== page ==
My response to Mr. Shibe is also applicable to this objection. To that, I’ll add this. To me, “never do anything during practice that you don’t want to happen in a performance” is simply a clear-eyed grasp of reality. We can choose to ignore this reality. (Most musicians do, more or less.) That doesn’t make the reality go away. Rather, it means we’ve chosen to ignore it. Seems to me an unsatisfactory response. It’s far better to accept the realities facing us. Once we do, we then can cultivate a positive response. It’s not inevitable that every response to a daunting reality must be a negative one.

Again, my thanks for the thoughtful comments.

A side note to Mr. Shibe. I recognize your name, and have heard your impressive playing on YouTube. (I notice also that you’ve performed alongside a player I admire: Petra Poláčková.) Your playing is higher on the totem pole than my own. So I’m humbled that you found my essay worthy of a response.

Tom Poore
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USA

chiral3
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Re: Get Real

Post by chiral3 » Fri Jul 14, 2017 12:42 pm

Parallels with sports medicine - i.e., the intensity of practice vs duration of practice vs duration of rest. I wonder if there's an analogy here. Powerlifters will often talk about training at 90% max to compete, versus >=100% being detrimental to performance. Endurance athletes will talk about long, long, sessions at x% max heart rate (generally well below any serious exertion) to build mitochondrial density and aerobic base so that their power output (in watts) can increase for a given heart rate (still sub anaerobic). These tend to involve training cadio base and both type I and type II muscle fibers. Conversely, an athlete may run high intensity "metcons". I always thought of long training sessions interspersed with metcons as being analogous to long, deliberate training sessions interspersed with speed bursts (to push the ceiling and disrupt the CNS).

I went to a friend's recording studio a while back and he had a session that day with a very famous jazz musician. Name withheld. I came by just to lollygag as a looky-loo because said jazz musician was going to be there. My friend, a fairly serious drummer who has done session and recoding work for Grammy-winning artists, comes over and says "look at this, look at this..." He points to the booth and says "he got here a couple of hours early... he still practices, two hours a days, scales and..." And there in the booth is the jazz musician running scales. What struck me was how engaged, purposeful, and serious he was. He wasn't having fun, but he also wasn't bored. He went on like this for another hour. Here's a serious jazz musician, in his 60's, with all the foundation in the world, plays with Reed, Springsteen, Mark Knopfler, etc. and he still practices scales and such for a couple of hours a day. It reminded me of serious athletes in my circle. They don't exercise, they train. It is purposeful and deliberate, not rote, and they are 100% engaged and present. I can't say this about a good chunk of guitarist I know that are irked by their progress.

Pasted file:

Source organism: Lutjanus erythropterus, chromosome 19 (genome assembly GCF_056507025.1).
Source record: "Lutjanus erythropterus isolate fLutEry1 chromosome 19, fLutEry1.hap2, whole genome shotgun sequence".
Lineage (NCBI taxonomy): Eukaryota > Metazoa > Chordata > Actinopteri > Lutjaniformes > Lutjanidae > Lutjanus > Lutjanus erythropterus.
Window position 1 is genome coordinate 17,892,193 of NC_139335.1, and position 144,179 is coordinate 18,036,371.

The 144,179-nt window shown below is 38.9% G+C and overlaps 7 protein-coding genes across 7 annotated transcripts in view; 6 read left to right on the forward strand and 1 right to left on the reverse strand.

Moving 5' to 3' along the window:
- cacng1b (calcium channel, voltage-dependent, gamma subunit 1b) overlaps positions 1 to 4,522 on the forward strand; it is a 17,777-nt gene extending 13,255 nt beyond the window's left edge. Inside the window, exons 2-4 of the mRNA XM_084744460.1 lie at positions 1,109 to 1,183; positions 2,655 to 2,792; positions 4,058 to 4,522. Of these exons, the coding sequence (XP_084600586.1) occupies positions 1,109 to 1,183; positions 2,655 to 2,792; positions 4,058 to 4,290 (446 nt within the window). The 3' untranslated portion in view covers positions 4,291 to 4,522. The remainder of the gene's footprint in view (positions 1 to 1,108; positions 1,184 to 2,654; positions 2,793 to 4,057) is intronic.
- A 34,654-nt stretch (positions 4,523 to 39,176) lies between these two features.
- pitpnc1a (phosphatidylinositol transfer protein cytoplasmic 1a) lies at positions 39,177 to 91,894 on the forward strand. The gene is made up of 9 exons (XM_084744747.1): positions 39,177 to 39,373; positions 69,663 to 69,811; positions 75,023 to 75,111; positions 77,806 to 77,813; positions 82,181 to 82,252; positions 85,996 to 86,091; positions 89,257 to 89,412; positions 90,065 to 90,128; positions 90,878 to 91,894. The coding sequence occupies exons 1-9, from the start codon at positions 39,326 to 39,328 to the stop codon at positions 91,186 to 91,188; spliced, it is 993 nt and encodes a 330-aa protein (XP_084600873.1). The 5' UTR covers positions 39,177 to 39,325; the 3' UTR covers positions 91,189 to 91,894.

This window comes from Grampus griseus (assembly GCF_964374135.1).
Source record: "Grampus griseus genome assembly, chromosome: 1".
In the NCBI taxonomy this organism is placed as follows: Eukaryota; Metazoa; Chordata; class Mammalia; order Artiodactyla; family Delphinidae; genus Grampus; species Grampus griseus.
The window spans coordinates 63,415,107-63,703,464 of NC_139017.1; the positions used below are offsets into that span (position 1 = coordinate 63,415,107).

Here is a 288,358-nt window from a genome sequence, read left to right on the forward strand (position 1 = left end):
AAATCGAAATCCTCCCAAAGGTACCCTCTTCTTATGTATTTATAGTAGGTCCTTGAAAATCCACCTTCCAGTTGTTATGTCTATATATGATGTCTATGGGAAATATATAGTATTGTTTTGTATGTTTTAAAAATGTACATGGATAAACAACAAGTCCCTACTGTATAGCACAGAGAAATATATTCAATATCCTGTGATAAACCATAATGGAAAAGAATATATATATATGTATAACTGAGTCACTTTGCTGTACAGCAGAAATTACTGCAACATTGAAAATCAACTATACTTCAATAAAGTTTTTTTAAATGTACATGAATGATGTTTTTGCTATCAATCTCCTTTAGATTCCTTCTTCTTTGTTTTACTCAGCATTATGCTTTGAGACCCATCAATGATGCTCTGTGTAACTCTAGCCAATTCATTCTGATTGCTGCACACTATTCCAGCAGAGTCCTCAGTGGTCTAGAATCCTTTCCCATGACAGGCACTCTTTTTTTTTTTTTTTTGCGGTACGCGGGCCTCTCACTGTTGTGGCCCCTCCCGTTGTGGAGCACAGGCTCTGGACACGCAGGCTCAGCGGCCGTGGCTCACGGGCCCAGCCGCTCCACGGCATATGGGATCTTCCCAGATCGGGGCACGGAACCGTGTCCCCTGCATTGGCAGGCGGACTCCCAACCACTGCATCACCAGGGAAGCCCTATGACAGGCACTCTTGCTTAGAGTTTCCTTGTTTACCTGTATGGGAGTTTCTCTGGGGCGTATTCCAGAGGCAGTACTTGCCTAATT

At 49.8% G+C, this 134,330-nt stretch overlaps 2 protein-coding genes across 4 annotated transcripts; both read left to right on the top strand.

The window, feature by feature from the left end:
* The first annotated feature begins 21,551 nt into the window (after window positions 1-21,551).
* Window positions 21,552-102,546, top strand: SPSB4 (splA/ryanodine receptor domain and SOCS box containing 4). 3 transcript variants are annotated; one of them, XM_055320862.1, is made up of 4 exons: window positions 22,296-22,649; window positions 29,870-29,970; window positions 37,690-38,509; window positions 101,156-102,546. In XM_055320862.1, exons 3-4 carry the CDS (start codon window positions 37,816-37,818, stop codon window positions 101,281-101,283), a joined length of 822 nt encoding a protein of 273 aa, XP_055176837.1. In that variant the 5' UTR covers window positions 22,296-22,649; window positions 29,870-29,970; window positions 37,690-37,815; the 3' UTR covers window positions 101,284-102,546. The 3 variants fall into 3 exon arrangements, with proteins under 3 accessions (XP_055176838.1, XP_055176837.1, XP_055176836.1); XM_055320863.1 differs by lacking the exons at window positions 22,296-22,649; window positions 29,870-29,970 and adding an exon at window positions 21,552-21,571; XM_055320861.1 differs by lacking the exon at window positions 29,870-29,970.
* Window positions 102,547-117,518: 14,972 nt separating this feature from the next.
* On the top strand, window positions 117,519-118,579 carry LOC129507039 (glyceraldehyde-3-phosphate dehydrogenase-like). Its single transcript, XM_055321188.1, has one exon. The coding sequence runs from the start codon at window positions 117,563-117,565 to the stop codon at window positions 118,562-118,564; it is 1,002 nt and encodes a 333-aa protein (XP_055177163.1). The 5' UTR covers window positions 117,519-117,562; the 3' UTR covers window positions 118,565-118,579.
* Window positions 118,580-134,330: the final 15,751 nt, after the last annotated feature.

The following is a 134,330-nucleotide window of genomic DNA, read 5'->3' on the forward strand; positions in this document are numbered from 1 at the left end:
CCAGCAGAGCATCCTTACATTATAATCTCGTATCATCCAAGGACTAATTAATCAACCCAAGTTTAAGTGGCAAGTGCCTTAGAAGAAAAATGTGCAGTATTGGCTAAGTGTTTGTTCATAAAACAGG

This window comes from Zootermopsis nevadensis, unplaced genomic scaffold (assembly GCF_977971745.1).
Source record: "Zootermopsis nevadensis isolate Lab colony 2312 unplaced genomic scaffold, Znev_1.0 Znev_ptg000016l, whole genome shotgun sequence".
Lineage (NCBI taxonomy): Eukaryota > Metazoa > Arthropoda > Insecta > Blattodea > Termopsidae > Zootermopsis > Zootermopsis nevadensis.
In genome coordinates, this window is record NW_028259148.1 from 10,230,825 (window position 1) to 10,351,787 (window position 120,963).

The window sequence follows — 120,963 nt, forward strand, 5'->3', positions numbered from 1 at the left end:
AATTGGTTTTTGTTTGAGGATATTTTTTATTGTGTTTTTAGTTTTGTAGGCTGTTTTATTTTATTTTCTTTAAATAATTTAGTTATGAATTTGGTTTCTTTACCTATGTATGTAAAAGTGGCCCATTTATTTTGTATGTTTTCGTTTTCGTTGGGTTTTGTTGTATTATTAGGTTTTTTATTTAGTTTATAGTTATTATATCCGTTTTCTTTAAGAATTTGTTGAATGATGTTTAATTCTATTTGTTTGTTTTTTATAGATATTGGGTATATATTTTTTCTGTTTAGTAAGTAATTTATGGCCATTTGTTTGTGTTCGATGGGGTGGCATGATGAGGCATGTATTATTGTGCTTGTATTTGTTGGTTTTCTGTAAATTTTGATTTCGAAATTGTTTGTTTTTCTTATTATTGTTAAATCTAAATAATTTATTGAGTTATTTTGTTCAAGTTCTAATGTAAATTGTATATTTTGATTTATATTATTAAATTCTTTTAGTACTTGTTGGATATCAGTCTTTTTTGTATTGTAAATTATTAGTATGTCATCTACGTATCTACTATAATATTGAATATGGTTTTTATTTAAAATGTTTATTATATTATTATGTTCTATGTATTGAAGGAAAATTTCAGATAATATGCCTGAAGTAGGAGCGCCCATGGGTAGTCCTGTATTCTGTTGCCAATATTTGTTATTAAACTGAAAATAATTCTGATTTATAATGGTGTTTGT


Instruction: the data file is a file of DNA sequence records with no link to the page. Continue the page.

I think when we talk about the Beatles playing in Hamburg it's a little different. Playing gigs every night for two years no doubt honed their performance edge, but the difficulty rating was lower. With a higher difficulty rating it can't be as simple as just playing a gig every night, it needs to bring in these other concepts of "training". Some people are lucky and practice for them happens to naturally be training.
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Re: Get Real

Post by Dofpic » Fri Jul 14, 2017 12:53 pm

Tom great post as all of yours are. Here are some thoughts to add. I would disagree on the 5 reps doing perfectly until you move on. This in my opinion is one of the things that gave me and others like Christopher Parkening Focal Dystonia. My current teacher who is helping me with overcoming this said it takes the brain 3 weeks to become competent in a new drill or movement and another 3 weeks to perfect it or become second nature. She has me practice a certain exercise 4 times in a row and I can only do one of the 4 correct thats fine. Move on for 30 seconds to another exercise for 4 times then come back to the first one. Have 4 or 5 different exercises to vary the practice. and always do it just 4 times no more. Obviously I am undoing problems so it takes longer. But I am closing in on 6 weeks with her and sure enough after 3 weeks of doing this the original exercise I could do correctly 3 out of 4 times and now i do them perfectly almost every time.